Text-Stalking On The Rise: How To Protect Yourself
TULSA, Oklahoma - Stalking is nothing new, but the tools of the trade are changing.
Experts say cyber stalking or "textual harassment," is a trend that's on the rise, where people use text messages to harass, frighten or try to control their victims.
A text message may seem harmless, but it can be quite the opposite, especially when they are coming in by the dozens, even hundreds a day.
It's the latest weapon in the arsenal of stalkers, and victims need to know how to protect themselves.
Text messages may seem like they'd be easy to ignore, but quite the opposite—they are immediate, because most people have their phones with them all the time. Those phones often chirp or beep until you check the message.
When someone is persistently texting, it gives a feeling that you're always being watched, that you can't get away, which can be unnerving.
"That's the reason people use text messaging, to let you know, you may have said no, but I'm still out here, I'm still talking to you," said Missy Isky.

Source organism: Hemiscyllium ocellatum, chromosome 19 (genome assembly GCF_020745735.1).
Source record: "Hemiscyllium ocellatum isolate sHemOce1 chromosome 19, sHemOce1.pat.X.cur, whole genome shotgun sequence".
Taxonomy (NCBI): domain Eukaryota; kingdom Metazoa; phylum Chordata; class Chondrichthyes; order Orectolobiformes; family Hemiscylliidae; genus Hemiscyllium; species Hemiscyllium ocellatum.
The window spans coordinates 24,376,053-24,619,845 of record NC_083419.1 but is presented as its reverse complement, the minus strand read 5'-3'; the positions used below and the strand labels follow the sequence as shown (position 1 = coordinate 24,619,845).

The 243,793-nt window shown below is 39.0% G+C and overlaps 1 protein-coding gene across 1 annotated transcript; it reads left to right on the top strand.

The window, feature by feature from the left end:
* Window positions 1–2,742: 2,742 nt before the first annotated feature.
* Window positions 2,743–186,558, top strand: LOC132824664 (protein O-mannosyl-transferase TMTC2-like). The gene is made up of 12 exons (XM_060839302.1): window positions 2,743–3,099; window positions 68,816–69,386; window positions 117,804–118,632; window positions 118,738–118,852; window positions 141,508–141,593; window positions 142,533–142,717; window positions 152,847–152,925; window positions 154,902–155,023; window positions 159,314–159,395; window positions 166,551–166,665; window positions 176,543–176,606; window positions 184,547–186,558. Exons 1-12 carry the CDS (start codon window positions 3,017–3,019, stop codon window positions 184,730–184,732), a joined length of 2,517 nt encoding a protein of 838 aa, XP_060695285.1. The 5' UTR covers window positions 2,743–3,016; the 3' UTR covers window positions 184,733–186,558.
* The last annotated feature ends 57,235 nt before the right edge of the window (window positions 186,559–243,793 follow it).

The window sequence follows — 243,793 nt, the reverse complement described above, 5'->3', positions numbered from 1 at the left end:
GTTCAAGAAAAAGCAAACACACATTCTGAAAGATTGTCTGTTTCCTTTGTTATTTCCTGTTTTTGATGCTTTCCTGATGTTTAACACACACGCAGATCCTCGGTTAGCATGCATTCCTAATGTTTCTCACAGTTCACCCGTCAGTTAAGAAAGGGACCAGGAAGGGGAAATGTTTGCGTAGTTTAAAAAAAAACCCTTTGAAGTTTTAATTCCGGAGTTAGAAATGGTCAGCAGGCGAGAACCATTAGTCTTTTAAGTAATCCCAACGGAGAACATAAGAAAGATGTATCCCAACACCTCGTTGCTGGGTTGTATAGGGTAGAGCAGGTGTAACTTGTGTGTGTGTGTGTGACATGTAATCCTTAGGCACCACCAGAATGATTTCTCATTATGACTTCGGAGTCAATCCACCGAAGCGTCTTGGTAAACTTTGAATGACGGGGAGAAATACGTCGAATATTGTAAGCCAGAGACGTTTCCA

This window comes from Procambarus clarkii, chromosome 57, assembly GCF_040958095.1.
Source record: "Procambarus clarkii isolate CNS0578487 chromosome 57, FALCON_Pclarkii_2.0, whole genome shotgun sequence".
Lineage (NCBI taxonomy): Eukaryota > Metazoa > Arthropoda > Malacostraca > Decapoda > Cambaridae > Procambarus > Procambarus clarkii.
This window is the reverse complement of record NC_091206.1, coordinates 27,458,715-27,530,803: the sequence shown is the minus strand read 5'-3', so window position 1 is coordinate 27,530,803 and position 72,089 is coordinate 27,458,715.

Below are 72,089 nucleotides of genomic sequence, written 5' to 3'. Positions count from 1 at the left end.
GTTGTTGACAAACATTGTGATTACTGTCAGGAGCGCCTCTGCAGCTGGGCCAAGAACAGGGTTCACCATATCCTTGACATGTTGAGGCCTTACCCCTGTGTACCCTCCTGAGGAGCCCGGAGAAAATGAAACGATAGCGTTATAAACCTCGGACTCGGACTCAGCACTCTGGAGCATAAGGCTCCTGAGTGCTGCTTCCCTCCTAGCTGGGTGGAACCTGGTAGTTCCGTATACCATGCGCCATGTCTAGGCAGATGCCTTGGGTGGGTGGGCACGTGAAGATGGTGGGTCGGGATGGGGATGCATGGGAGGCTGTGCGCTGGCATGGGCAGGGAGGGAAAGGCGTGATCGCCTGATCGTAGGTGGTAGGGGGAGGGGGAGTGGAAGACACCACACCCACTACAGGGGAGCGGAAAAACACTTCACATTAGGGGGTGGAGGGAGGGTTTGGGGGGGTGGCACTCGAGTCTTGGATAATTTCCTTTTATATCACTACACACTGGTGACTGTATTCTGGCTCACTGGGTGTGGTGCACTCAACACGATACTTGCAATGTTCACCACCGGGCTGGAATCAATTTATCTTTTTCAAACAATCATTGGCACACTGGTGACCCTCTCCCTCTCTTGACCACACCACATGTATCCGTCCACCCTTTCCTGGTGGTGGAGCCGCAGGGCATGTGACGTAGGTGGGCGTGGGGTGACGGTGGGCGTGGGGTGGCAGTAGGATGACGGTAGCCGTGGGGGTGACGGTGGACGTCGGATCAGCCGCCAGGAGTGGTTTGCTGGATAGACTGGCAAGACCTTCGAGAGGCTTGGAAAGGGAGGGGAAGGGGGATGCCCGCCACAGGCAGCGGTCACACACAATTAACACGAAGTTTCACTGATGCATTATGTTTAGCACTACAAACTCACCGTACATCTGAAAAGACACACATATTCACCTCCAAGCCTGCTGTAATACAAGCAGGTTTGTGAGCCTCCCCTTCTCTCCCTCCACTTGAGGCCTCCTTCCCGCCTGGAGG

Isky is the Director of Counseling for Domestic Violence Intervention Services.
She said she has seen a big increase in the number of victims who are being text-stalked.
She said it usually accompanies other forms of harassment, and she has seen first-hand how, it can get victims rattled.
"Five messages would be how much I love you, please come back to me, I'm doing these things for you, and the next five would be what a horrible person you are, you're going to burn in Hell," Isky said. "It keeps you off-balance. It's manipulation that can go on through texting and it's always present."
To protect themselves, victims of text stalking can get another phone.
They should keep the one with the harassing texts, so they have a record of them, but use the other phone for day-to-day stuff.
Don't check the texts frequently, maybe once a day, and don't respond to them in any way.
If the texts become threatening, report them to police.
You can always talk to the experts at DVIS about taking back control.
"It's that immediacy, I think, that causes people to really feel frightened and like they can't get away," Isky said.
The U.S. justice department says this type of stalking or harassment is now a pervasive problem in the U.S.
Many states now include texting, emailing and other cyber harassment in their stalking laws.
Oklahoma is one of them.